Child Labour and the Law
June 12 marks Democracy day in Nigeria. Across the globe, the day is set aside to raise awareness for an end to Child Labour in every corner of the earth. This special day was first observed in 2002 by the International Labour Organisation (ILO), a United Nations agency.
The 2021 World Day Against Child Labour is themed ‘Act Now, End Child Labour’.
For collaborative action to #End this, GPI Abuja joined the FCT Network Against Child Trafficking, Abuse & Labour (NACTAL) on June 10 on a walk for awareness-raising from Unity Fountain to the Ministry of Women Affairs, Abuja. The Network was received by a representative of the Hon Minister Dame Pauline Tallen.
WHAT IS CHILD LABOUR?
Child labour refers to the exploitation (local parlance – monkey dey work bamboo dey chop) of children through any form of work that deprives children of their childhood, interferes with their ability to attend regular school, and is mentally, physically, socially and morally harmful.
WHAT KIND OF WORK IS CONSIDERED AS CHILD LABOUR?
Not all work performed by children is child labour. Child labour is defined by international standards as work that is hazardous, demands too many hours, or is performed by children who are too young.
Most percentage of children in child labour can be identified around us – from domestic helps to labourers to street beggars, hawkers etc
ARE YOU A PERPETRATOR?
Do you have a minor in your home/establishment:
- working without being paid directly?
- not having time to play and being a child?
- whose work activities are beyond their capabilities or/and are being done in an unsafe environment?
- deprived of education and/or economic skills to aid a smooth transitioning into adulthood?
If yes to either of the options, you are a Perpetrator of #childlabour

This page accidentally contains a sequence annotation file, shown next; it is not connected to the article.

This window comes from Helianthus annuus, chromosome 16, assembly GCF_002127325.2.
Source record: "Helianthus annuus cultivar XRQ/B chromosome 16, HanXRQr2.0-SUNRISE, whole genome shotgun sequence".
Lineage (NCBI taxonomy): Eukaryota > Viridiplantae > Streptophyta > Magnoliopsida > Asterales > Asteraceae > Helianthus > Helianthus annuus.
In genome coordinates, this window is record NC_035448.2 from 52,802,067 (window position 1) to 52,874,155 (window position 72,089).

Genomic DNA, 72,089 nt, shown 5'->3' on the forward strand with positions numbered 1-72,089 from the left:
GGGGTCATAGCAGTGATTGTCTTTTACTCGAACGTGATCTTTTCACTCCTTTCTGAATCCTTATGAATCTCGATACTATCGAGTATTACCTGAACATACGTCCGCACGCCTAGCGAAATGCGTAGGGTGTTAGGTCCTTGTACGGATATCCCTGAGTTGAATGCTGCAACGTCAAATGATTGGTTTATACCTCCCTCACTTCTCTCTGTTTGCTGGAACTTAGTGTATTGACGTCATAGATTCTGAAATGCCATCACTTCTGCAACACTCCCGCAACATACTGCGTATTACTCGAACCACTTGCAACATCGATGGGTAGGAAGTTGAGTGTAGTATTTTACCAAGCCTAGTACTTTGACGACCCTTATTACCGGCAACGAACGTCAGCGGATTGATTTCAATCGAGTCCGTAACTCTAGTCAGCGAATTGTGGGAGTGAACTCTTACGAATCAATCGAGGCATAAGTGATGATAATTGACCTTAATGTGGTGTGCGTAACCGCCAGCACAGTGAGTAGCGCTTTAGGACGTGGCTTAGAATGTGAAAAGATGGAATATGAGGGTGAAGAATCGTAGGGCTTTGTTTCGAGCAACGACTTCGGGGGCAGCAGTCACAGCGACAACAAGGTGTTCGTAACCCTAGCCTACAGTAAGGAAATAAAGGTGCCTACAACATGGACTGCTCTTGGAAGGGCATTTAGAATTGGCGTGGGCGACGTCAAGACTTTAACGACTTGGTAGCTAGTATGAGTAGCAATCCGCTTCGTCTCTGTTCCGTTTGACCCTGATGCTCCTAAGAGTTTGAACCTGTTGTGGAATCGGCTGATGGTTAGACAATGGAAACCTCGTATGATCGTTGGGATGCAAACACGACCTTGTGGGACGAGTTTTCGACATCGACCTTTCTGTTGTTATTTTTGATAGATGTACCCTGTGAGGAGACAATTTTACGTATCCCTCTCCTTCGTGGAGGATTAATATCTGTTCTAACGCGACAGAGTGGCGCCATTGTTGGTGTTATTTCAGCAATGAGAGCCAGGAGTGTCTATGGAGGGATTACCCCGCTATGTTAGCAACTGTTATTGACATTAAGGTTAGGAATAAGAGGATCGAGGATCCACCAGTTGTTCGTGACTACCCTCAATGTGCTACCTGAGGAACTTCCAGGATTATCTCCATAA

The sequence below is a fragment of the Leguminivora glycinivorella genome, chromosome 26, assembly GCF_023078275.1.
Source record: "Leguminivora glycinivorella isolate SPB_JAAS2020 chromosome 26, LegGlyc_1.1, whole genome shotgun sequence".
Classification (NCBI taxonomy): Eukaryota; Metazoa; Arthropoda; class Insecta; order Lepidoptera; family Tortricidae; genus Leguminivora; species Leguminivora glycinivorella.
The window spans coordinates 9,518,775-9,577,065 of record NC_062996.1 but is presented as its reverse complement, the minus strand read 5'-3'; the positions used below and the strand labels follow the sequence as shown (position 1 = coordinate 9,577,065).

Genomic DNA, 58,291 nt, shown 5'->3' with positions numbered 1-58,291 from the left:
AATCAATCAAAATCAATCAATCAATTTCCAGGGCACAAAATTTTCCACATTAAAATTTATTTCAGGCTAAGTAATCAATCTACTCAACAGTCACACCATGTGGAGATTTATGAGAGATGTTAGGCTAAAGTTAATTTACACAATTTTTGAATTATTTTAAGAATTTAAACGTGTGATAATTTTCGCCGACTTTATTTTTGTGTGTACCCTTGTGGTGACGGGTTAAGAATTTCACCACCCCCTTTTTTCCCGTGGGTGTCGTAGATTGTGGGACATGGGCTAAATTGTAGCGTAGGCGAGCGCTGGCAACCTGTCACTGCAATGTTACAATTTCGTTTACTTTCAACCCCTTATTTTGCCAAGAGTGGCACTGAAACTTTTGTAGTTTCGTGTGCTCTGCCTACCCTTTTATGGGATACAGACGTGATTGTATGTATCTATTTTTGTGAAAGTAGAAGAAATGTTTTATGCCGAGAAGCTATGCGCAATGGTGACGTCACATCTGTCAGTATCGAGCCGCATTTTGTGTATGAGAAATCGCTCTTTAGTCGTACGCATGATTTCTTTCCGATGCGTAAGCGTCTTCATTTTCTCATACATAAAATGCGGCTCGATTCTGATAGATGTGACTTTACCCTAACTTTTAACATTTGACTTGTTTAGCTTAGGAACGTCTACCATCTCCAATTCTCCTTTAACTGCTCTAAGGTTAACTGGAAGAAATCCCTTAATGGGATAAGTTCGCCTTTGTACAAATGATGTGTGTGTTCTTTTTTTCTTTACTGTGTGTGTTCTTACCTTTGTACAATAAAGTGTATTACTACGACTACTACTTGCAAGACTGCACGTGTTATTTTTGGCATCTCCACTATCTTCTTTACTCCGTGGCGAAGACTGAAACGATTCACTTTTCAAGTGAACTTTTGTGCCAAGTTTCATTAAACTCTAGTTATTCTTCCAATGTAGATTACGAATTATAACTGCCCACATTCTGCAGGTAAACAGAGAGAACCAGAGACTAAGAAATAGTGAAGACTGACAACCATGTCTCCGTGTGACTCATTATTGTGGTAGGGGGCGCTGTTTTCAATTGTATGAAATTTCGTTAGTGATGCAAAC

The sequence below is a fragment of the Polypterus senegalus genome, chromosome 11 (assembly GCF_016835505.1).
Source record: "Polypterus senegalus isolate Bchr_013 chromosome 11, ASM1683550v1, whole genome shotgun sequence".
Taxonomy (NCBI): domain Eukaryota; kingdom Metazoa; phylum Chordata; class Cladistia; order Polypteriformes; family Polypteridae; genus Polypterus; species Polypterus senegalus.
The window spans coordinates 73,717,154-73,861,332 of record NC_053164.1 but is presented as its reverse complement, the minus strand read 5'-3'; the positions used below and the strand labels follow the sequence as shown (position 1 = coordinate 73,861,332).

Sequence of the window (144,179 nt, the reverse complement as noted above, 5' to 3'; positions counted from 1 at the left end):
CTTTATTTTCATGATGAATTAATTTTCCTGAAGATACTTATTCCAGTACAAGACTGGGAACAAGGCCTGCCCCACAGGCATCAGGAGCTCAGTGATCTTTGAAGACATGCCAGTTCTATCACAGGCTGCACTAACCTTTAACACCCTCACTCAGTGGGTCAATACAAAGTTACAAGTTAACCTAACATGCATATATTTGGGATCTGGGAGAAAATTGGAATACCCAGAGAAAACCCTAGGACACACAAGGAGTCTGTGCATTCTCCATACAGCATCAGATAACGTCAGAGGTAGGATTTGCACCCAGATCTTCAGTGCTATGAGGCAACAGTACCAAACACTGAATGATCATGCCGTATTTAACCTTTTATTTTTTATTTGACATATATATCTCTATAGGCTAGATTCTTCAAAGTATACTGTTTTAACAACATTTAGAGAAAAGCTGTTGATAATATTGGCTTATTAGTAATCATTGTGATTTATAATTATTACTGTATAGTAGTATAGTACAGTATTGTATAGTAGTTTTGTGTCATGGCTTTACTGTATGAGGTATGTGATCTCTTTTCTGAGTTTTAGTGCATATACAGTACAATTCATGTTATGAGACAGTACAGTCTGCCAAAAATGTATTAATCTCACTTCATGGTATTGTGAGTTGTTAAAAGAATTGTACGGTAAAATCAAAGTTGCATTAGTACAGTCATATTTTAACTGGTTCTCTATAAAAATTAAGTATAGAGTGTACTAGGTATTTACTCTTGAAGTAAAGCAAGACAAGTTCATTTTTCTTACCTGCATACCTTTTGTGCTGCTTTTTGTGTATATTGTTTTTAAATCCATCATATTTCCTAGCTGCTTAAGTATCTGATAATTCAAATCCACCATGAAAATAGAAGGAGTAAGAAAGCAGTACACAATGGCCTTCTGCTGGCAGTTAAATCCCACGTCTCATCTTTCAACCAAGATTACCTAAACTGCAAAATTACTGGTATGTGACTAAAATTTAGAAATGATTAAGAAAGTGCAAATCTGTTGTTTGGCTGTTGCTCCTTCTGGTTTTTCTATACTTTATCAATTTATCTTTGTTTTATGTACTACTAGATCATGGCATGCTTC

A third of children in child labour are completely outside the education system, and those that do attend perform poorly.
What laws are there to support eradicating this exploitation?
CHILD LABOUR LAWS
- According to the ILO minimum age convention (C138) of 1973 (Date of entry into force: 19 Jun 1976), child labour refers to any work performed by children under the age of 12, non-light work done by children aged 12–14, and hazardous work done by children aged 15–17. Light work was defined, under this Convention, as any work that does not harm a child’s health and development, and that does not interfere with his or her attendance at school. Nigeria ratified the ILO C138 Convention of 1973 on 02 Oct 2002 with 15 years as the specified minimum age.
- Another international law ratified by Nigeria is the Convention on the Rights of the Child (CRC) adopted by the United Nations in 1990. Article 32 of this convention addresses no exposure of children to exploitative and hazardous work. Nigeria ratified the CRC in 1991.
- The African Charter on the Rights & Welfare of the Child (also called the ACRWC or Children’s Charter) adopted by the African Union in 1990 (then called Organisation of African Unity OAU) came into force in 1999, signed the same year by Nigeria and ratified on 23 July 2001.
The Children’s Charter originated because the member states of the AU believed that the CRC missed important socio-cultural and economic realities particular to Africa. Nigeria gave legal consent to the CRC and ACRWC by adopting the Child’s Right Act (CRA) on 02 May 2003.
National Law – The Child’s Right Act
- Part III Section 28 of the Nigerian Child’s Right Act, 2003 captures the Prohibition of Exploitative Labour with fines in thousands of naira to five years jail term depending on the subsection contravened. – Ignorance is no excuse for the #law #ActNow
Loretta Ofure ENOFE-LAUREL